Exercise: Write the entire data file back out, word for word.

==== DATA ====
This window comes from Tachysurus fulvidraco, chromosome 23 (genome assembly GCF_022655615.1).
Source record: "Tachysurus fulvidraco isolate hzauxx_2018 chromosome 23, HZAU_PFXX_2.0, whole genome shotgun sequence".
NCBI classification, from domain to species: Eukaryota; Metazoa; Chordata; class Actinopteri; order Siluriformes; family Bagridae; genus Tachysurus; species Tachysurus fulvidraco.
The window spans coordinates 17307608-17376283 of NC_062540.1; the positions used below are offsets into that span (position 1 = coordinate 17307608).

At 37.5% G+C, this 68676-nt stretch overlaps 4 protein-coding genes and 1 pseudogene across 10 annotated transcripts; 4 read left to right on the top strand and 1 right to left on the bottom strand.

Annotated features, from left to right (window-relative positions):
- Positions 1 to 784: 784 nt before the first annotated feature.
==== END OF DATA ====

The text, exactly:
This window comes from Tachysurus fulvidraco, chromosome 23 (genome assembly GCF_022655615.1).
Source record: "Tachysurus fulvidraco isolate hzauxx_2018 chromosome 23, HZAU_PFXX_2.0, whole genome shotgun sequence".
NCBI classification, from domain to species: Eukaryota; Metazoa; Chordata; class Actinopteri; order Siluriformes; family Bagridae; genus Tachysurus; species Tachysurus fulvidraco.
The window spans coordinates 17307608-17376283 of NC_062540.1; the positions used below are offsets into that span (position 1 = coordinate 17307608).

At 37.5% G+C, this 68676-nt stretch overlaps 4 protein-coding genes and 1 pseudogene across 10 annotated transcripts; 4 read left to right on the top strand and 1 right to left on the bottom strand.

Annotated features, from left to right (window-relative positions):
- Positions 1 to 784: 784 nt before the first annotated feature.